Tag Archives: ballroom dancing

THE BOY’S GAWKY AND ECCENTRIC, BUT LOVE WORKS ITS MAGIC: HAPPY VALENTINE’S DAY!

The Beloved — whom I celebrate today and all the other days and nights — told me about Hal Le Roy.  He was another gap in my swing education, but this could be remedied by multiple viewings of this Vitaphone short film, HIGH SCHOOL HOOFER.

Once seen, Le Roy is completely unforgettable, an electifying dancer.  His style is so eccentric, so vigorous yet graceful, that I find myself thinking, “How did he do that? — and that? — and that?”  Everything is in blissful motion — his long legs, his pompadour, that goofy grin.  He was 18.  Le Roy is the visual equivalent of a previously unheard Bix solo, or the 1932 Bennie Moten band in an outchorus: life-changing.  (Ron Hutchinson, the great Vitaphone scholar, tells me that Le Roy made other shorts before becoming “Harold Teen” in a film series beginning in 1934.  Unfortunately, Hal didn’t seem to be one of those “ingenues” who made an easy transition to adulthood on screen; he retired from films when he was 37 and spent the rest of his life in musical productions in dinner theatres.)

And although the acting in this film is unsubtle and the comedy is heavy-handed, I also delight in the details: the suits that the upper classmen wear, Le Roy’s business with some piece of uneaten food; the lively dance music that plays throughout.

I confess I have a crush on Eleanor(e) King, who was 27 in this “high school” film.  She isn’t a great actress at the start, as a foil to “Bill,” given that wooden comeback about “sunburn” by the script, but she  grows as the film goes on: her toughlove “Honey,” just before she urges a stuttering, uncoordinated Le Roy to go out there and wow ’em — two years before FORTY-SECOND STREET — is very convincing.  The script also makes her an effective early life coach: turn CAN’T into CAN, and separate your ego from yourself.  She has something there, and any life coach who could enable Le Roy to so utterly shed his terrors and be himself is a wow.

Watch this!

The film fulfills all our fantasies: the poor freshman who is doing menial chores in the cafeteria is nervous, obsequious, has a stammer.  But he can dazzle the crowd and win the heart of the girl who has a real loving interest in him.  Music hath charms!  Fidelity triumphs; swing is in the air.

Haughty Bill disappears, as does the ominous fellow who threatens Hal with exile (ostracism, high school style) if he fails.  It all ends with a broad joke: offstage, dizzied by love, Hal is a terrible dancer.  But his enraptured girl, Georgia May Tate, doesn’t mind at all.

My high school experiences were far less glorious, so I cherish this film as a what-might-have-been-in-another-life experience.  My more recent experiences in ballroom dancing have been, shall we say, confined, another reason HIGH SCHOOL HOOFER is a delightful dream.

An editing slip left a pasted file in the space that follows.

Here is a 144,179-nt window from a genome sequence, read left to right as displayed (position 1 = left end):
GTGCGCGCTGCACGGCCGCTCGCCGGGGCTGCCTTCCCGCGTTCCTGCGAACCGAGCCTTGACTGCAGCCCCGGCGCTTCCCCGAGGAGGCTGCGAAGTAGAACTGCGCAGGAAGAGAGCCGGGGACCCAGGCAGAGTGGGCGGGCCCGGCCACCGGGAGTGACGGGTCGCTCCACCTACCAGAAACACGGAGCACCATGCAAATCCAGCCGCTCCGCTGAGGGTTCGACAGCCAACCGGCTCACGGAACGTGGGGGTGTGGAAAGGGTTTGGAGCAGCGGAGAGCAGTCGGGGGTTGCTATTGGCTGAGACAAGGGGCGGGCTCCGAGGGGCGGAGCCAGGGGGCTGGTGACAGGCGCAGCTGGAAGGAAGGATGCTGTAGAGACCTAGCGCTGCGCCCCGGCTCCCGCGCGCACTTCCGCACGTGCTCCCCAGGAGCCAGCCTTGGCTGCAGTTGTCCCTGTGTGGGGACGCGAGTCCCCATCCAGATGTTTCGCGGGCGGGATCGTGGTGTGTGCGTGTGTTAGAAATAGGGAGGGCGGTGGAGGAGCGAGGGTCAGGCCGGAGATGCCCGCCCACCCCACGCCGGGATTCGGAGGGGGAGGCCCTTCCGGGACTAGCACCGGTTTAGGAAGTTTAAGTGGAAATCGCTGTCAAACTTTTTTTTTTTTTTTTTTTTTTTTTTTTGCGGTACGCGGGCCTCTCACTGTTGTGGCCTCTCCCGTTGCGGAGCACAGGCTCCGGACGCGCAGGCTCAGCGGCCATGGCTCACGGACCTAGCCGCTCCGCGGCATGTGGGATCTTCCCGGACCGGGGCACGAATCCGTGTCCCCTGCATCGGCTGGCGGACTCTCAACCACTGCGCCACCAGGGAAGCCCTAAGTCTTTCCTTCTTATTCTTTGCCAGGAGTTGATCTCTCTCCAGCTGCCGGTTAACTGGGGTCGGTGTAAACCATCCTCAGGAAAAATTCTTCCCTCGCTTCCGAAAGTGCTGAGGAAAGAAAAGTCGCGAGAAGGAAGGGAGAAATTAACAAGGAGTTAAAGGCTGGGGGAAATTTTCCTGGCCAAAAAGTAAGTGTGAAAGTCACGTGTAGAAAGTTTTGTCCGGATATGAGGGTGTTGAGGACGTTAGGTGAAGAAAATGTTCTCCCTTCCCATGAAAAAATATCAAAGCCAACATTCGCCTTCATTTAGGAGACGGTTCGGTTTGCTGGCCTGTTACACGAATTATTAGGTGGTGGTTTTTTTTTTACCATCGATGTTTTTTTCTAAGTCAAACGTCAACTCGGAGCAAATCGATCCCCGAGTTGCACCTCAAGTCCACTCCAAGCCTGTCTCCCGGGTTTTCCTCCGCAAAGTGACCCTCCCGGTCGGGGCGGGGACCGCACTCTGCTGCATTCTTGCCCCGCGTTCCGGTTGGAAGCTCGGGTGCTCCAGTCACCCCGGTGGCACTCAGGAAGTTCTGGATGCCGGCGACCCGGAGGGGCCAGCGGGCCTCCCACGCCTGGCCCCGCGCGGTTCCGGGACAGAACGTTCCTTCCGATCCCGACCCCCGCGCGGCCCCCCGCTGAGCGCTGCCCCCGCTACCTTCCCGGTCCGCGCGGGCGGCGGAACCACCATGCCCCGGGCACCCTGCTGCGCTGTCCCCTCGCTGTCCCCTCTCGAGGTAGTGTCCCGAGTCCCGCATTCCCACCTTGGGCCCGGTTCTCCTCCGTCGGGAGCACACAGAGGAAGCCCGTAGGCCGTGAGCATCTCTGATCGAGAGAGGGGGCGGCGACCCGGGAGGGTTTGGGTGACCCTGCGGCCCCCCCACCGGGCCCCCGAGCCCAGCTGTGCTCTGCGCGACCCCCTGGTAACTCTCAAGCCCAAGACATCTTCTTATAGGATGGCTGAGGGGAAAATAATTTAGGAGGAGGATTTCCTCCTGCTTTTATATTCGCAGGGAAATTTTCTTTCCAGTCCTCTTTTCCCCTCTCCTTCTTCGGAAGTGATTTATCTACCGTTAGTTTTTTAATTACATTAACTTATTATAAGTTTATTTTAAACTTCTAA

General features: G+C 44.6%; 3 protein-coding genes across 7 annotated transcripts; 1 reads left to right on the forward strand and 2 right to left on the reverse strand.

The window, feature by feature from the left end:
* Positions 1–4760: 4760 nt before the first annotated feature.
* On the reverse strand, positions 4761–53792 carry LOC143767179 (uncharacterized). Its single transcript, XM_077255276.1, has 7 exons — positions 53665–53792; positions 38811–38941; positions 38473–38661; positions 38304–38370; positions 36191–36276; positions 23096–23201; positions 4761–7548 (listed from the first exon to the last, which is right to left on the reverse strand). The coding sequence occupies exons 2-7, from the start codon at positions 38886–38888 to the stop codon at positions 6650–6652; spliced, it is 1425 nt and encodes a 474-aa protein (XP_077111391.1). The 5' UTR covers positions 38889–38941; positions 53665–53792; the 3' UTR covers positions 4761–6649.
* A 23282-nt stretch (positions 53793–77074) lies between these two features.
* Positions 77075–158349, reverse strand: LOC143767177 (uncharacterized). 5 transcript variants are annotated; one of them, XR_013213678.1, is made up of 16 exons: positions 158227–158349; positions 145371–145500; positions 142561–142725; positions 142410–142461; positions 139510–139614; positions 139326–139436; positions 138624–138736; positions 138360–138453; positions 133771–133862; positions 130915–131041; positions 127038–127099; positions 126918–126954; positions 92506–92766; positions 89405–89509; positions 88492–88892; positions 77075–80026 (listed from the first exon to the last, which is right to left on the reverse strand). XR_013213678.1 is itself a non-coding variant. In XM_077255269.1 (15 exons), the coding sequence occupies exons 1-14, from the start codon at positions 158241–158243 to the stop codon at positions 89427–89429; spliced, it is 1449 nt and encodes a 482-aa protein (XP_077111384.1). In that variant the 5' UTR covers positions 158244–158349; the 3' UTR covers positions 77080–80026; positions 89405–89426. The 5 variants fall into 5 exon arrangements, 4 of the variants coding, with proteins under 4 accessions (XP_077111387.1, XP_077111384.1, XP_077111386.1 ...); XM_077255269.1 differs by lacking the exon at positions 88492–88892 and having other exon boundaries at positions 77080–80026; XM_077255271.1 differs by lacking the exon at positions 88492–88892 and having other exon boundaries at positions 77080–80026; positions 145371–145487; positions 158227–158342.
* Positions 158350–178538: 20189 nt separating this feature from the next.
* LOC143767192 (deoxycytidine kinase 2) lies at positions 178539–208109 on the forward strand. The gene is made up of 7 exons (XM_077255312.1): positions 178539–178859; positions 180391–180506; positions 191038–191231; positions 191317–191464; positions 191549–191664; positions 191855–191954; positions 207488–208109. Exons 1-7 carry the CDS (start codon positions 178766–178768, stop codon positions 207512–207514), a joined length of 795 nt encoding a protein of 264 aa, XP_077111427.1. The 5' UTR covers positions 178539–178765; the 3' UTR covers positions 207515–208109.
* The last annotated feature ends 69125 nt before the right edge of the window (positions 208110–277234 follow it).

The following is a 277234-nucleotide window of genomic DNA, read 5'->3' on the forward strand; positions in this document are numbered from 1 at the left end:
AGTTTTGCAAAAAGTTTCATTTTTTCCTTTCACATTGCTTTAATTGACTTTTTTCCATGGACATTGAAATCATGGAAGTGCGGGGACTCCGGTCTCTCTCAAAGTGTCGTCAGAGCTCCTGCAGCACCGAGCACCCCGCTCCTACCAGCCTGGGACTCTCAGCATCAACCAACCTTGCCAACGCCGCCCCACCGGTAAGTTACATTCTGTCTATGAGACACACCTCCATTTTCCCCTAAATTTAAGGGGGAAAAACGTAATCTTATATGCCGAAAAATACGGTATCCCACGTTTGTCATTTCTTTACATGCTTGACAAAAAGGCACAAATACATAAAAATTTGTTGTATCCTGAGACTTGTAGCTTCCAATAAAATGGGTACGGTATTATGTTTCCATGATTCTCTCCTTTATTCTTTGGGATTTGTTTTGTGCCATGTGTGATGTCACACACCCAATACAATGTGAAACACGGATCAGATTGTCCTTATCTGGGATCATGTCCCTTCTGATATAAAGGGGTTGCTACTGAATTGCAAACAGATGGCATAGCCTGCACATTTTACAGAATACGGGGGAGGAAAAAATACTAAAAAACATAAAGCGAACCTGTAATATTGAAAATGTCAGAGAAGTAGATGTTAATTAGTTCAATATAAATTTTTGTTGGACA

And its point is clear: the love our Beloveds offer gives us the power to fly — in public — rather than confining ourselves, timid and insecure, amidst the dirty dishes.

May your Valentine’s Day — and all the others — find you triumphant, loved, and loving.  Love can make us light on our feet, not only on February 14.

May your happiness increase.

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HAPPY FEET (June 8, 2010)

I made my way to the second Tuesday-night appearance of Vince Giordano and the Nighthawks (at Sofia’s in the Hotel Edison, 221 West 46th Street, from 8-11 PM Mondays and Tuesdays) and recorded this delightful vignette: HAPPY FEET.

Everyone associates this song with Paul Whiteman and Horace Henderson; on their records, it’s played at a seriously brisk tempo.  But there’s another contemporaneous version (1930, I think) that Leo Reisman and his Orchestra [with Eddy Duchin on piano!] recorded for Victor — at a groovy tempo, with a blistering growl solo by trumpeter Bubber Miley.  (I read recently on the very informative Bixography website that Miley was a favorite of Victor recording executive L.R. (“Loren”) Watson, who was so impressed by Bubber’s sound and ferocious heat that he insisted that bands — including Hoagy Carmichael’s — make room for a Miley solo on their recordings.)

Here, the Nighthawks are Alex Norris and Mike Ponella, trumpets; Jim Fryer, trombone; Dan Block, Will Anderson, and Andy Farber, reeds; Andy Stein, violin / baritone sax; Peter Yarin, piano; Vince himself on vocals, bass sax, tuba, string bass; Arnie Kinsella, drums and percussion. 

James Lake and Deirdre Towers are the elegant, energetic pair of dancers.  Give them a low-down beat and they begin dancing . . . !

Who wouldn’t be happy?